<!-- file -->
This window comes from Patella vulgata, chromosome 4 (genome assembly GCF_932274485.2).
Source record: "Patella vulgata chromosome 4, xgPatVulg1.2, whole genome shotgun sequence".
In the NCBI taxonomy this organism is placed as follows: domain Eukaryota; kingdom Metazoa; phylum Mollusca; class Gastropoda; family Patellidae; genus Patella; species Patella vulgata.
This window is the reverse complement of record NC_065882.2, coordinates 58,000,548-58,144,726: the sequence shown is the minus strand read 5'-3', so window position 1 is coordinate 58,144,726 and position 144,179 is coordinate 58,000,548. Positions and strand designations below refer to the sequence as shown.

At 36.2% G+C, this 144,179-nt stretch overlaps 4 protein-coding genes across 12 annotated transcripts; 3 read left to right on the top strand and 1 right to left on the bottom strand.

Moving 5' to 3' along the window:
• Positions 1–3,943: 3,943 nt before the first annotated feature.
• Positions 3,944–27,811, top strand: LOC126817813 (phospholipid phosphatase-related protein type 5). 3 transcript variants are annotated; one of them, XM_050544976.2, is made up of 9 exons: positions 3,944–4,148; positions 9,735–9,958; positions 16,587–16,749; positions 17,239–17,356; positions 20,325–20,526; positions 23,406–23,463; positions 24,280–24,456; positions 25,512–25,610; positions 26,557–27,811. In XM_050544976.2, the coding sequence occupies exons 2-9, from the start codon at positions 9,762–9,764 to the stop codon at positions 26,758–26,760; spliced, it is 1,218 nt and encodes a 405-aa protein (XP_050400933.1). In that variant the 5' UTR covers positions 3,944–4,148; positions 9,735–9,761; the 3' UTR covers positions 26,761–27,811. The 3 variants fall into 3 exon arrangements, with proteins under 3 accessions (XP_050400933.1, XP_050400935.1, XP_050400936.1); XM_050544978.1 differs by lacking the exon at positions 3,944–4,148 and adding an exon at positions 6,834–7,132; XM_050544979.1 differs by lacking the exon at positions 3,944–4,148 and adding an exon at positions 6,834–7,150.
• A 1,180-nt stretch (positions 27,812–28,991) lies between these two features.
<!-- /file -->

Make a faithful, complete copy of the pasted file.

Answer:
This window comes from Patella vulgata, chromosome 4 (genome assembly GCF_932274485.2).
Source record: "Patella vulgata chromosome 4, xgPatVulg1.2, whole genome shotgun sequence".
In the NCBI taxonomy this organism is placed as follows: domain Eukaryota; kingdom Metazoa; phylum Mollusca; class Gastropoda; family Patellidae; genus Patella; species Patella vulgata.
This window is the reverse complement of record NC_065882.2, coordinates 58,000,548-58,144,726: the sequence shown is the minus strand read 5'-3', so window position 1 is coordinate 58,144,726 and position 144,179 is coordinate 58,000,548. Positions and strand designations below refer to the sequence as shown.

At 36.2% G+C, this 144,179-nt stretch overlaps 4 protein-coding genes across 12 annotated transcripts; 3 read left to right on the top strand and 1 right to left on the bottom strand.

Moving 5' to 3' along the window:
• Positions 1–3,943: 3,943 nt before the first annotated feature.
• Positions 3,944–27,811, top strand: LOC126817813 (phospholipid phosphatase-related protein type 5). 3 transcript variants are annotated; one of them, XM_050544976.2, is made up of 9 exons: positions 3,944–4,148; positions 9,735–9,958; positions 16,587–16,749; positions 17,239–17,356; positions 20,325–20,526; positions 23,406–23,463; positions 24,280–24,456; positions 25,512–25,610; positions 26,557–27,811. In XM_050544976.2, the coding sequence occupies exons 2-9, from the start codon at positions 9,762–9,764 to the stop codon at positions 26,758–26,760; spliced, it is 1,218 nt and encodes a 405-aa protein (XP_050400933.1). In that variant the 5' UTR covers positions 3,944–4,148; positions 9,735–9,761; the 3' UTR covers positions 26,761–27,811. The 3 variants fall into 3 exon arrangements, with proteins under 3 accessions (XP_050400933.1, XP_050400935.1, XP_050400936.1); XM_050544978.1 differs by lacking the exon at positions 3,944–4,148 and adding an exon at positions 6,834–7,132; XM_050544979.1 differs by lacking the exon at positions 3,944–4,148 and adding an exon at positions 6,834–7,150.
• A 1,180-nt stretch (positions 27,812–28,991) lies between these two features.